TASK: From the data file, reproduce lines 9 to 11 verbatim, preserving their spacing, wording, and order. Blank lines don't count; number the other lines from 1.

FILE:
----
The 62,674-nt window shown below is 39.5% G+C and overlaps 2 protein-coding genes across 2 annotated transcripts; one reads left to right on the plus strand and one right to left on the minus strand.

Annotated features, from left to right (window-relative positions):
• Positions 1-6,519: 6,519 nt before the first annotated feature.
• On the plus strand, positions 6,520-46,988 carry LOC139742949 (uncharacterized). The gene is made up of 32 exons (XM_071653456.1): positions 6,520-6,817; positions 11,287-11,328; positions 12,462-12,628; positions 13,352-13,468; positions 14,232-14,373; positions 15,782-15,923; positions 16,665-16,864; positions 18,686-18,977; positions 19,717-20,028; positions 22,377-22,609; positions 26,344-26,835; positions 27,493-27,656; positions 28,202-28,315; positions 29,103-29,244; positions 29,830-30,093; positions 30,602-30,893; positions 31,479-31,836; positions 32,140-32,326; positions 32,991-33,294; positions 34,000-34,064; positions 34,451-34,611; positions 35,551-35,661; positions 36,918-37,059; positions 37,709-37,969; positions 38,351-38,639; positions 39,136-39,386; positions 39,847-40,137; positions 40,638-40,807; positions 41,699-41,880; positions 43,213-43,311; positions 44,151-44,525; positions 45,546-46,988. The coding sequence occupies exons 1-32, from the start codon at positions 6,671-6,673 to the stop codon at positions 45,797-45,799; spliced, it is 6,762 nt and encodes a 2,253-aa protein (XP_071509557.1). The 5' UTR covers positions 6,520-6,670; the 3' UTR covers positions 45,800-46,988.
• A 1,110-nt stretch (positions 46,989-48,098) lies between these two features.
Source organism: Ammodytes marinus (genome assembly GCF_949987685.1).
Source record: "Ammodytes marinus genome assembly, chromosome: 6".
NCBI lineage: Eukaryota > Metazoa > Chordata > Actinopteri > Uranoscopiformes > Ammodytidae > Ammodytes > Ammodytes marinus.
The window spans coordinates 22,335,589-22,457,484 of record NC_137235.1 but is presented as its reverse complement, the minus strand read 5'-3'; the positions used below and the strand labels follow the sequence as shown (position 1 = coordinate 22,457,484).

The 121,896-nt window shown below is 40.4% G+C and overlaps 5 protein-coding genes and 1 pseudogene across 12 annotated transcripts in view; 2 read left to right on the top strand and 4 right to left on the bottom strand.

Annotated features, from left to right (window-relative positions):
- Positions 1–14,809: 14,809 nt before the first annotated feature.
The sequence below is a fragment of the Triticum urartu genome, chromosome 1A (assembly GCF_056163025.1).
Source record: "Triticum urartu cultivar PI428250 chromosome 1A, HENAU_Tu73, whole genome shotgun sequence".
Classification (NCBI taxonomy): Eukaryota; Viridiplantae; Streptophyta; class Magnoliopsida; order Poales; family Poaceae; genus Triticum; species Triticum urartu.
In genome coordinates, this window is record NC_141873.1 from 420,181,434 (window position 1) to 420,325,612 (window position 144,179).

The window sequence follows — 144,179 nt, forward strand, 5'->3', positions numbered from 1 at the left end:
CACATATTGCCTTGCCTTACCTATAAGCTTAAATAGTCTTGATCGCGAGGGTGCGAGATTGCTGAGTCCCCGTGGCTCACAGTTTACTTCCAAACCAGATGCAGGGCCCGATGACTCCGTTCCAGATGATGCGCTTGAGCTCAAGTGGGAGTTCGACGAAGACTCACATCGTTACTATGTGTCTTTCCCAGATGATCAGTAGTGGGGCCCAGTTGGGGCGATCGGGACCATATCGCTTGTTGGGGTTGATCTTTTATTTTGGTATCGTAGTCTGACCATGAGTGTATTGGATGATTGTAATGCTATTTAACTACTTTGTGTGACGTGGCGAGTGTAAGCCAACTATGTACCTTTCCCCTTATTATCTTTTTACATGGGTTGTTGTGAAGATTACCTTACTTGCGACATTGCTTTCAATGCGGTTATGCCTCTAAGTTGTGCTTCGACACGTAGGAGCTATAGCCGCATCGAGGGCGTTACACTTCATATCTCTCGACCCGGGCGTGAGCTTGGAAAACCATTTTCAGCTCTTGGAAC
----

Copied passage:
The window spans coordinates 22,335,589-22,457,484 of record NC_137235.1 but is presented as its reverse complement, the minus strand read 5'-3'; the positions used below and the strand labels follow the sequence as shown (position 1 = coordinate 22,457,484).

The 121,896-nt window shown below is 40.4% G+C and overlaps 5 protein-coding genes and 1 pseudogene across 12 annotated transcripts in view; 2 read left to right on the top strand and 4 right to left on the bottom strand.

Annotated features, from left to right (window-relative positions):